10 Tips to Avoid Real Estate E&O Claims

September 1, 2016

While even the most diligent licensee may be the victim of a frivolous claim, diligent business practices help decrease risk. Even if these procedures do not prevent a claim, they may greatly enhance the chance of a successful defense.

  1. Resolve problems far before the closing date. Don’t wait until the last minute to address problem issues. When people are rushed to resolve matters, they are more likely to make mistakes or overlook items.
  2. Don’t try to be an expert at everything. Involve key professionals, such as attorneys, home inspectors, termite inspectors, appraisers, lenders, and surveyors when needed. Provide a list of several names or a copy of the yellow page listings but do not recommend a specific individual or firm! Keep a copy of the list you provide.
  3. It is generally a good idea to require agency disclosure on every transaction. Be familiar with your state’s laws regarding when a written agency disclosure is required, at what stage it must be completed, and who must be provided with signed copies. Typically, agency relationships should be disclosed as soon as possible, but in any event, prior to providing specific assistance to the client. For example, buyers should be advised if the agent showing them the house is the seller’s agent.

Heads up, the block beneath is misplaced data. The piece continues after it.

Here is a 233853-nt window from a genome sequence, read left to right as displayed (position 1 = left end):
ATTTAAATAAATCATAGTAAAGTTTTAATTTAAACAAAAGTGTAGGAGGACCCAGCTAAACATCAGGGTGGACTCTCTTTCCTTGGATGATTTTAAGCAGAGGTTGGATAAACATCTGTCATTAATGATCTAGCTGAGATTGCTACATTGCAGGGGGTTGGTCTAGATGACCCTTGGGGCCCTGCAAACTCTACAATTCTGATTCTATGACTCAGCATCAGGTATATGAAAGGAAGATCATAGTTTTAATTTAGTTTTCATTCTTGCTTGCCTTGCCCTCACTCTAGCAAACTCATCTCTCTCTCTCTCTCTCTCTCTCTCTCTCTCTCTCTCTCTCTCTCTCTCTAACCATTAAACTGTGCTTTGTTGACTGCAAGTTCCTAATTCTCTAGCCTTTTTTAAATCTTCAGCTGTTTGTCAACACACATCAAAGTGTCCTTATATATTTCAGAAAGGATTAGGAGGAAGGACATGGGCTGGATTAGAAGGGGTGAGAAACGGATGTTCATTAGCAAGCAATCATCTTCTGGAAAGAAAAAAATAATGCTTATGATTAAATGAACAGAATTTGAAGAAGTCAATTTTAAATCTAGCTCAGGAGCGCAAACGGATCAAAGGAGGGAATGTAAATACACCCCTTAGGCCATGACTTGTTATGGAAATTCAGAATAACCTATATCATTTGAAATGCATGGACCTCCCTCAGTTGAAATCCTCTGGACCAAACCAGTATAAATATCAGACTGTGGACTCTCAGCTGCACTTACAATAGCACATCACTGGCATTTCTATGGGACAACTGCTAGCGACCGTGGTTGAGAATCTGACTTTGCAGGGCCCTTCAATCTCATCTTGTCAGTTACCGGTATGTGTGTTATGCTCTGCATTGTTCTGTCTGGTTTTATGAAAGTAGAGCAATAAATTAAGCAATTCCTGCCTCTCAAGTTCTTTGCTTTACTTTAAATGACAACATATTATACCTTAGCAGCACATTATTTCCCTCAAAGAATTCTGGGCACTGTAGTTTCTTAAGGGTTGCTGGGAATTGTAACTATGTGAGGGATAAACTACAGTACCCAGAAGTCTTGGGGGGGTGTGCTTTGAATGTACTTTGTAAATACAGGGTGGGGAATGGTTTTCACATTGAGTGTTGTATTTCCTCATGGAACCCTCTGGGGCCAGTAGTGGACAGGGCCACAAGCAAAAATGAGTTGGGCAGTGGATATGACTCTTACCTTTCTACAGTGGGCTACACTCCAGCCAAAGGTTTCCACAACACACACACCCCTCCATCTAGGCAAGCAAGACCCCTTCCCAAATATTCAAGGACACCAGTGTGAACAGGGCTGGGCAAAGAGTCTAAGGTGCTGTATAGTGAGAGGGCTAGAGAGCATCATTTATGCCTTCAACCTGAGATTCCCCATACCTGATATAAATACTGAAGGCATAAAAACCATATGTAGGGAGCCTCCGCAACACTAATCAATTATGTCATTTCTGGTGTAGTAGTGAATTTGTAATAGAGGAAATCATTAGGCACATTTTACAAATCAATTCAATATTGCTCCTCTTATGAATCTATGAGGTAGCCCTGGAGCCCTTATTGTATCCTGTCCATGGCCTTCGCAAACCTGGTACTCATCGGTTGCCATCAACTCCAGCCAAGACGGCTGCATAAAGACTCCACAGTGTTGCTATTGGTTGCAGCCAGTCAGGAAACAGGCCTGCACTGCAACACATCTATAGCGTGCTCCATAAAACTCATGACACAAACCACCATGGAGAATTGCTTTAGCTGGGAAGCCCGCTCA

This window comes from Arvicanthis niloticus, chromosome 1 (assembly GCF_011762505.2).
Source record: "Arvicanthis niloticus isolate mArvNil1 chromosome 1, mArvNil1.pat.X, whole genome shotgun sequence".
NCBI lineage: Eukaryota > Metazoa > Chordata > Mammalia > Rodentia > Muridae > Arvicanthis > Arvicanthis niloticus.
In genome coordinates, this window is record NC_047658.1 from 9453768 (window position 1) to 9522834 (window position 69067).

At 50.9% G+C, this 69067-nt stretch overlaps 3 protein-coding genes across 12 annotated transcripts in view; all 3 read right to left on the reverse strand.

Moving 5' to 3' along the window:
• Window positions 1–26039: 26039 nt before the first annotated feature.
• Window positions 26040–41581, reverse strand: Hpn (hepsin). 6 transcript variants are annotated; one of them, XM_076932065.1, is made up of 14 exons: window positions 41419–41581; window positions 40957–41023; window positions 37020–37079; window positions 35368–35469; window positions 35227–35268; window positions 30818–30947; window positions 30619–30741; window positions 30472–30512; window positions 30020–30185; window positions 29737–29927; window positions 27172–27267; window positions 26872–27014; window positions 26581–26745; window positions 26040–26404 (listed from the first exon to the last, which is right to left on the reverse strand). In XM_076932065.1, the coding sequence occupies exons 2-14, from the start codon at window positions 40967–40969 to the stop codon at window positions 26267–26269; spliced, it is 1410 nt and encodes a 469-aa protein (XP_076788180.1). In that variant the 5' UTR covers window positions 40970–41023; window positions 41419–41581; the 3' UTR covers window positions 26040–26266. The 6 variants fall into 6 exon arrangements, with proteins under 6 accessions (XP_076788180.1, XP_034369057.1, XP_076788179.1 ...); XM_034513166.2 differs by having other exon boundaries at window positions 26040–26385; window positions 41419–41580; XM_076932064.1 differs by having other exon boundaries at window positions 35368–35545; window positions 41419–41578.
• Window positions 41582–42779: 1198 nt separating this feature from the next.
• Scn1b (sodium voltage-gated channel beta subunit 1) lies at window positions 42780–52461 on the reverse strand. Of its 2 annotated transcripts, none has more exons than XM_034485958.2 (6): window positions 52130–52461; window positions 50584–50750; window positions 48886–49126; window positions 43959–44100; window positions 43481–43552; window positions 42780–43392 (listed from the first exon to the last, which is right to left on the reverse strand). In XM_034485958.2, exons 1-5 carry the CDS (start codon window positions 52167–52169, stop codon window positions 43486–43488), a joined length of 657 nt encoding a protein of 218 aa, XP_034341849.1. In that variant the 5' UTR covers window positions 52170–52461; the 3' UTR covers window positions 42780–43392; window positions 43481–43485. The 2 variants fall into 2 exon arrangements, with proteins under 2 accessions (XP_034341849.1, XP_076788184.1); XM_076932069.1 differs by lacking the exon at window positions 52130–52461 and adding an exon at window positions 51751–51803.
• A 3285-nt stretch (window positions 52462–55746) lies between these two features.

4. Document conversations, recommendations, and activities in a log. It is also often helpful to document conversations by sending a brief follow up email. Keep organized, detailed records of all real estate transactions. This is often required by state law, will assist you in recalling details, and will be helpful to an attorney if a defense is needed in the future.
  5. Brokers should have regular meetings with their firms’ licensees and remain informed as to their activities. Establish consistent guidelines and make sure everyone in the firm understands and complies with them.
  6. Listing agents should have the seller complete any required property disclosure form. This form should never be filled out by the real estate licensee. Additionally, if any issues arise while the property is listed, advise the seller to update the disclosure form accordingly.
  7. Recommend that buyers obtain a home warranty and retain written evidence of the recommendation.
  8. Recommend that buyers obtain a home inspection. If they decline, have them sign a form confirming this decision.
  9. Many states and associations have standard contract forms. It is wise to address items that are outside of standard form language with the client’s legal counsel, or else the real estate licensee risks the unauthorized practice of law.
  10. When information is obtained from a third party, it is often a good idea to disclose the source when making representations, because sometimes information from what appears to be a valid source turns out to be inaccurate. For example, if you believe a property is on city sew
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